Emily Poole’s newest project found inspiration in a podcast.
“BirdNote: Chirps, Quirks, and Stories of 100 Birds” is an illustrated version of the popular BirdNote podcast. The book consists of illustrations and essays on bird behavior compiled from the NPR podcast of the same name.
The book was released March 20, and she’ll be doing a book signing at Valley Books from 3 to 5 p.m. Friday. On Saturday Poole is also part of the “The Art and Science of Learning to Coexist with Wildlife” event at the National Museum of Wildlife Art.
“I produced 101 illustrations for the book, mostly of Western and Pacific Northwest bird species,” Poole said.
Her creative process might seem a little more scientific than most, as it should. Poole isn’t just producing artistic renditions but is trained in scientific illustration and natural history art.
“A lot of bird behavior is strange,” she said. “It’s a challenge to get birds in motion. I listened to all the podcasts. Every bird was eating or doing something.”
The book is formatted like the podcast episodes. The episodes have consistent ingredients such as bird calls, birds in water, and weather. The essays and illustrations pay attention to the other important sensory observation techniques like color, habitat and behavior.
Poole took photos and made sketches, then sent her detailed renderings to a panel of scientists that wrote the essays for the book.
“There was one revision round for them to send me feedback, like the beak is too short or change the markings,” she said.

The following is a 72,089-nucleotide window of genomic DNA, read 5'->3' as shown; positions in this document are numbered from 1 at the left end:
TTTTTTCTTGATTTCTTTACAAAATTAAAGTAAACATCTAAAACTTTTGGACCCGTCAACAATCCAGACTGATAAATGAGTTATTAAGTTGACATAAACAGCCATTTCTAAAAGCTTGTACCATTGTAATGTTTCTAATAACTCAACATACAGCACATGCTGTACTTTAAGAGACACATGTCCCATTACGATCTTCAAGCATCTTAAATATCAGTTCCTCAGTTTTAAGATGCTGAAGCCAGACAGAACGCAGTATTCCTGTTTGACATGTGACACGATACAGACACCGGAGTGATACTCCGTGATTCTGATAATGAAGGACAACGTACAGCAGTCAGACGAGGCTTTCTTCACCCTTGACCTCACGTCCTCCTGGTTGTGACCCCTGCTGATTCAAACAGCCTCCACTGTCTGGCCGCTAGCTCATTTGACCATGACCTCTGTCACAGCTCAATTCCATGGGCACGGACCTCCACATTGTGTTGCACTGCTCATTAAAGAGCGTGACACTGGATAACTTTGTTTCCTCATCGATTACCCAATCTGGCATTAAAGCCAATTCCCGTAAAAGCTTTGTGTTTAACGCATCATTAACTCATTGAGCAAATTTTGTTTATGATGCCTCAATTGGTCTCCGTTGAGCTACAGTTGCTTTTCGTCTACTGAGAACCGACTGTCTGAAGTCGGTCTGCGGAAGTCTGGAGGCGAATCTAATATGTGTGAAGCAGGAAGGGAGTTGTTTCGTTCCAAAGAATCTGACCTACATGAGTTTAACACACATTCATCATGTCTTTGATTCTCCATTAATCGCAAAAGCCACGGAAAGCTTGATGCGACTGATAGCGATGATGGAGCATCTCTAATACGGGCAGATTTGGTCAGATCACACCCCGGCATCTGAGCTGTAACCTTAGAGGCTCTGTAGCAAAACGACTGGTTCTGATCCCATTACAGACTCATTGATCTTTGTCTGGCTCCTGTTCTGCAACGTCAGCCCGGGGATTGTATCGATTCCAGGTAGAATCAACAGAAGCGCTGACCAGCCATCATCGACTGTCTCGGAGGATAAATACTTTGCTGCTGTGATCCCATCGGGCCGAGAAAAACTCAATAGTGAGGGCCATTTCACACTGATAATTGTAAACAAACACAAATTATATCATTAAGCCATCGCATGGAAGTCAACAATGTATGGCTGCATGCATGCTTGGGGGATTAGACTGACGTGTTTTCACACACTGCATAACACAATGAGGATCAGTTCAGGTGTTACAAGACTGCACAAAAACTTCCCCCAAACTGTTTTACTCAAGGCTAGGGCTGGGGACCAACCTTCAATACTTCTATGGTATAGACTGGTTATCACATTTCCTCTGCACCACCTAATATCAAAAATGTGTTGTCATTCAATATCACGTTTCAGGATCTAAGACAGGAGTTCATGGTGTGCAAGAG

Having grown up in Jackson, Poole said the compelling nature of the Tetons greatly influenced her.
“Growing up in Wilson and being in the swamp with more moose than people, it shaped my view of what I find interesting, and interesting in nature,” she said. “My goal is to use artwork to learn about what’s going on in the natural world and what we can do to protect it. I believe that playful and accessible images are the key to effective science communication.”
Poole received her BFA in design from Rhode Island School of Design. While at the school, Poole enrolled in a travel course that took her to Guyana with Dr. Lucy Spelman. Dr. Spelman is one of 156 board-certified zoological medicine specialists in the world and author of the “National Geographic Animal Encyclopedia.”
The course emphasized the importance of connecting ideas, information and methodologies across the arts, humanities and sciences, with an emphasis on biology. Poole had the opportunity to take a poignant look at biodiversity while in the course.
“I got to study animals of my choosing and create animal art,” she said.
It’s been her niche since.
“BirdNote” came through the collaboration with Sasquatch Books, which Poole had reached out to when she moved to Eugene, Oregon. In February 2017 Poole got the call that the publisher wanted her to do a book based on the popular podcast. She had two and half months to create her sketches and two months to complete her final paintings.
“BirdNote” aims to inspire people to pick up their binoculars and take notice of the “Who’s Who of Ravens and Crows” (also the title of a “BirdNote” episode explaining the difference between the two species’ bills and calls).
The project has kept Poole close to her passion of conservation. Poole has also worked with Creature Conserve and the Teton Raptor Center, drawing resident animals and co-creating merchandise.
Among all of the ink and watercolor illustrations, Poole said she loves her ringneck pheasant the most.
“I really like how it came out, running across the page, the motion of it.” she sasid. “It’s really fun.”
The original ink and watercolor paintings are 9 by 12 inches and available for purchase. ￼